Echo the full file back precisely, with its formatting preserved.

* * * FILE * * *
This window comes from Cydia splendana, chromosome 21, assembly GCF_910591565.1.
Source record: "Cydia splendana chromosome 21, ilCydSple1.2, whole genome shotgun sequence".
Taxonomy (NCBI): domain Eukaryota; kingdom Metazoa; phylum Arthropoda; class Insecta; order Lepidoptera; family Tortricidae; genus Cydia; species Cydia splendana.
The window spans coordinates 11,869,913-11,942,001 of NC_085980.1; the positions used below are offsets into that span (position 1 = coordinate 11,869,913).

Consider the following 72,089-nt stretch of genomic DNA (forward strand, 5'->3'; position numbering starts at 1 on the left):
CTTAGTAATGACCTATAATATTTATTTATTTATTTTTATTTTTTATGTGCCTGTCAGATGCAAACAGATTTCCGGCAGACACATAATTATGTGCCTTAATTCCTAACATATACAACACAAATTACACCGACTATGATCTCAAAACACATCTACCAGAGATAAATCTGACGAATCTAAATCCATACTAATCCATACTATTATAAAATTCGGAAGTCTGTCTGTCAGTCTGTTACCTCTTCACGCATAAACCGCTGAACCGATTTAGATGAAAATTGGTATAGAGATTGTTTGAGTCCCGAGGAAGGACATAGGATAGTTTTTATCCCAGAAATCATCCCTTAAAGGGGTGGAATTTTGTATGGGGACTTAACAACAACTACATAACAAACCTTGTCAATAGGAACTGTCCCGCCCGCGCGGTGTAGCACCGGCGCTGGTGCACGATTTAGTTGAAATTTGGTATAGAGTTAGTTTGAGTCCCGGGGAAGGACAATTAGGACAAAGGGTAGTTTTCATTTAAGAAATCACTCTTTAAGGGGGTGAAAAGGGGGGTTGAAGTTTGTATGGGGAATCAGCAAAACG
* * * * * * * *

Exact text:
This window comes from Cydia splendana, chromosome 21, assembly GCF_910591565.1.
Source record: "Cydia splendana chromosome 21, ilCydSple1.2, whole genome shotgun sequence".
Taxonomy (NCBI): domain Eukaryota; kingdom Metazoa; phylum Arthropoda; class Insecta; order Lepidoptera; family Tortricidae; genus Cydia; species Cydia splendana.
The window spans coordinates 11,869,913-11,942,001 of NC_085980.1; the positions used below are offsets into that span (position 1 = coordinate 11,869,913).

Consider the following 72,089-nt stretch of genomic DNA (forward strand, 5'->3'; position numbering starts at 1 on the left):
CTTAGTAATGACCTATAATATTTATTTATTTATTTTTATTTTTTATGTGCCTGTCAGATGCAAACAGATTTCCGGCAGACACATAATTATGTGCCTTAATTCCTAACATATACAACACAAATTACACCGACTATGATCTCAAAACACATCTACCAGAGATAAATCTGACGAATCTAAATCCATACTAATCCATACTATTATAAAATTCGGAAGTCTGTCTGTCAGTCTGTTACCTCTTCACGCATAAACCGCTGAACCGATTTAGATGAAAATTGGTATAGAGATTGTTTGAGTCCCGAGGAAGGACATAGGATAGTTTTTATCCCAGAAATCATCCCTTAAAGGGGTGGAATTTTGTATGGGGACTTAACAACAACTACATAACAAACCTTGTCAATAGGAACTGTCCCGCCCGCGCGGTGTAGCACCGGCGCTGGTGCACGATTTAGTTGAAATTTGGTATAGAGTTAGTTTGAGTCCCGGGGAAGGACAATTAGGACAAAGGGTAGTTTTCATTTAAGAAATCACTCTTTAAGGGGGTGAAAAGGGGGGTTGAAGTTTGTATGGGGAATCAGCAAAACG